A complexity approach to understanding structural change of regional economies
Dr. Shade Shutters, School of Complex Adaptive Systems Arizona State University
This talk will explore the ambiguous notion of structural change in regional economies. One simple way to measure change is to quantify the differences between vectors of industry employment at different points in time. However, this ignores the qualitative differences that each industry contributes to a regional economy. Our approach is to recast employment vectors as networks of interacting industries, using co-occurrence models from ecology, to elucidate and quantify the cryptic economic structures within cities. We then measure, not the differences between numeric vectors, but between complex networks to quantify change of an economy. We then use this method to measure the change of US labor markets in response to the global recession of 2007-2009 and develop a typology of cities based on their responses to shocks. We find that a quality of cities that were best able to maintain economic performance is agility. I conclude with a discussion of whether cities should really focus on managing for resilience or managing to be more adaptive and agile.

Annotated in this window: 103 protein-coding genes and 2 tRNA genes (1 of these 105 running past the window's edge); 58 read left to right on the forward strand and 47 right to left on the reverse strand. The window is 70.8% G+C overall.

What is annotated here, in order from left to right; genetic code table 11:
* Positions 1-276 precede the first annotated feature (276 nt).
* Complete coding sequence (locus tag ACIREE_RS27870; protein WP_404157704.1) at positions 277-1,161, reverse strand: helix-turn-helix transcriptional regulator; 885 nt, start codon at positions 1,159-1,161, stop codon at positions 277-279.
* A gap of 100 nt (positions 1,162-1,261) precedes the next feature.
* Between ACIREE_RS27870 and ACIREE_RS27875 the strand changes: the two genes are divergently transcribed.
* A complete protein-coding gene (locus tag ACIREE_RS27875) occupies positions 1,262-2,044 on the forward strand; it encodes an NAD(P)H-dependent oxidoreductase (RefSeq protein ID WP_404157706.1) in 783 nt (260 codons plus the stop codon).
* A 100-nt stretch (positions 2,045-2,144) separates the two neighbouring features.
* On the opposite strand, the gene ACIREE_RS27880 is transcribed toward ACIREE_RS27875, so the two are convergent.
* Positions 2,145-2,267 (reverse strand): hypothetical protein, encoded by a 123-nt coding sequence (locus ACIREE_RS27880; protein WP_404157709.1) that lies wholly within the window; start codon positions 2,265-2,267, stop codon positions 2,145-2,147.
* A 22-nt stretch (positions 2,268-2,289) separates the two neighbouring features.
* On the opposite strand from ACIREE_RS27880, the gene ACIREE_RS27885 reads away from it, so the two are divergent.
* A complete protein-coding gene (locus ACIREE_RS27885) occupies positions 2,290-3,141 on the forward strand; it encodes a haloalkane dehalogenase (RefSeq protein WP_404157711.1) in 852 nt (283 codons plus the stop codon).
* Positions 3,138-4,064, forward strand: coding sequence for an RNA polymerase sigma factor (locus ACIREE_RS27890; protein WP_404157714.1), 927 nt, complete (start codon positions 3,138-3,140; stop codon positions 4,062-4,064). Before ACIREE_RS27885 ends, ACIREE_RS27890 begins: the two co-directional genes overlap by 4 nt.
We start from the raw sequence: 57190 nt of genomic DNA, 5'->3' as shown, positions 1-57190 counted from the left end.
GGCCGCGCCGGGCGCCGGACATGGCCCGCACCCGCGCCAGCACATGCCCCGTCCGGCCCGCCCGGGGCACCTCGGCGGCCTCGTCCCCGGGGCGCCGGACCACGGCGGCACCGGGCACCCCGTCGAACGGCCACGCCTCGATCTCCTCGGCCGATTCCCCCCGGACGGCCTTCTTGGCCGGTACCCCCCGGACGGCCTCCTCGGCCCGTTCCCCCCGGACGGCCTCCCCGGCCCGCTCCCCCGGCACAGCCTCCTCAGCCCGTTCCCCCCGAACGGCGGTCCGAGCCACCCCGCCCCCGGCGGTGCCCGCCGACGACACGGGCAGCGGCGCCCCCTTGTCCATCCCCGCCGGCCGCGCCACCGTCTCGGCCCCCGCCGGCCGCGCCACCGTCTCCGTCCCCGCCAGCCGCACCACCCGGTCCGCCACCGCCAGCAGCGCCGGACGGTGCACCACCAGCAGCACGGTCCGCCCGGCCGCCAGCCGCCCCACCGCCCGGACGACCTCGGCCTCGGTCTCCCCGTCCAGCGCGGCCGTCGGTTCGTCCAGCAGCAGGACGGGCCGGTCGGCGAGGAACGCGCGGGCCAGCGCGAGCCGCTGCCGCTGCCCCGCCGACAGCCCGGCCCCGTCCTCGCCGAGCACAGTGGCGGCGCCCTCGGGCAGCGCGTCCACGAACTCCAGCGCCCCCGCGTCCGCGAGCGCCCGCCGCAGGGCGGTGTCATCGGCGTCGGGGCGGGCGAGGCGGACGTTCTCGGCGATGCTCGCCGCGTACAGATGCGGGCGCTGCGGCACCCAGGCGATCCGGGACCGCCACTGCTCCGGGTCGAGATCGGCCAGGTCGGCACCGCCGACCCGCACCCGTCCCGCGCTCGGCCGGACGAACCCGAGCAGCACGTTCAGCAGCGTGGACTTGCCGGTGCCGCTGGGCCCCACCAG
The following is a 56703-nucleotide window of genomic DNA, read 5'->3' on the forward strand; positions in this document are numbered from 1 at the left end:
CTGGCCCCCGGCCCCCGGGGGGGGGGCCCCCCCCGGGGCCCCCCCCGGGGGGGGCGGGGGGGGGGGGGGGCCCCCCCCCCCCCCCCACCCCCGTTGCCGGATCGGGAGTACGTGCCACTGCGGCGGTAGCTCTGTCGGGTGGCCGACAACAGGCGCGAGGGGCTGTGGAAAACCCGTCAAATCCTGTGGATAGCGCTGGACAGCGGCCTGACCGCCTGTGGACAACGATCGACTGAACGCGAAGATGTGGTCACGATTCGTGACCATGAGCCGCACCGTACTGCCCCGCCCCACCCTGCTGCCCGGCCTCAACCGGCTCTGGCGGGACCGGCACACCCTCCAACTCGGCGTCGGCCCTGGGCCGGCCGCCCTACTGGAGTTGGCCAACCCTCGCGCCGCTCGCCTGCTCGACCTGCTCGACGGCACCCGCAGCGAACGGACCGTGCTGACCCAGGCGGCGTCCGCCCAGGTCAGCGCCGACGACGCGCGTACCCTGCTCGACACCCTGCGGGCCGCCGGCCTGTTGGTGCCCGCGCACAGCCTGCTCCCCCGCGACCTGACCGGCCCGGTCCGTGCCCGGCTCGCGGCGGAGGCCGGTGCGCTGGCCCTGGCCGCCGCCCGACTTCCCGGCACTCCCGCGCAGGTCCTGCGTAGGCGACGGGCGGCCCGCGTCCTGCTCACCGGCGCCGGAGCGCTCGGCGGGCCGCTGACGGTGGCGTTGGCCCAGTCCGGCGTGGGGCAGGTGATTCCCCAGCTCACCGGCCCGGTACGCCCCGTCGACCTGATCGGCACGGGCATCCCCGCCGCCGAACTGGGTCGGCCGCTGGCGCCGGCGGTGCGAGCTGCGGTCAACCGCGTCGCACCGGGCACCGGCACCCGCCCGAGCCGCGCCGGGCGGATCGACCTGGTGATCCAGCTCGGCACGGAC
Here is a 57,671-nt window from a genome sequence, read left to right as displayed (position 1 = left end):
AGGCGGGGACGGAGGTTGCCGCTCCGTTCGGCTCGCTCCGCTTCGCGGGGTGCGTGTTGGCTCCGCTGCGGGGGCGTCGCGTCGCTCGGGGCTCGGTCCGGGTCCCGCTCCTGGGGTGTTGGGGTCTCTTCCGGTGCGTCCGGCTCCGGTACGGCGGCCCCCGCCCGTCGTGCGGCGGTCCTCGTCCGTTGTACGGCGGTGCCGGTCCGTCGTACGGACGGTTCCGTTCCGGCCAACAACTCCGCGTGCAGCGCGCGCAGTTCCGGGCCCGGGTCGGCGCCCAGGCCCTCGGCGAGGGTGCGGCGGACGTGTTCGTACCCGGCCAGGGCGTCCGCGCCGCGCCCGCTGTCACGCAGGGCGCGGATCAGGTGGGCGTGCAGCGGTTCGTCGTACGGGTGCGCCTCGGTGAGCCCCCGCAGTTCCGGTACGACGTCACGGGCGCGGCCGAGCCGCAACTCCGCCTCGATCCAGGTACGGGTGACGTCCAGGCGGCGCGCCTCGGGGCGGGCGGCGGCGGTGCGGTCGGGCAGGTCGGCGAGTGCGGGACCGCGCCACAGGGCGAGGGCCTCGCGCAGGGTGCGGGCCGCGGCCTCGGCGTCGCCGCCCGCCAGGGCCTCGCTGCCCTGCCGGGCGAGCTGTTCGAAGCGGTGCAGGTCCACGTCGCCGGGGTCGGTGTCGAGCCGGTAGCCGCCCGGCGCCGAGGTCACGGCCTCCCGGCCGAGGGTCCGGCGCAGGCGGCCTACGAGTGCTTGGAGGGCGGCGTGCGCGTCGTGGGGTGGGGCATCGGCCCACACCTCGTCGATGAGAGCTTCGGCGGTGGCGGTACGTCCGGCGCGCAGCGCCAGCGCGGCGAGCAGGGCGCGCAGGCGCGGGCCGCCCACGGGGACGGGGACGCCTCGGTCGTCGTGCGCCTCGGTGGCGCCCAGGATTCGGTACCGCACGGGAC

About the speaker
Dr. Shutters’ research interests focus on uncovering fundamental commonalities across complex adaptive systems, and on using that knowledge to inform managers of these systems. Though trained as an ecologist, his work is primarily on urban economies. When viewed as a complex system, urban economies become amenable to a variety of analytic methods and tools not typically embraced in mainstream economics, including tools from ecology and other systems-oriented fields. One goal of such cross-disciplinary fertilization is to deliver novel insights and models to economic planners and policy makers, particularly in areas of resilience, innovation, transitions, and future well-being.
Venue: via Zoom (please contact us at email@example.com for the Zoom link)
Date: 21 April 2022
Time: 12:00 - 13:00 CET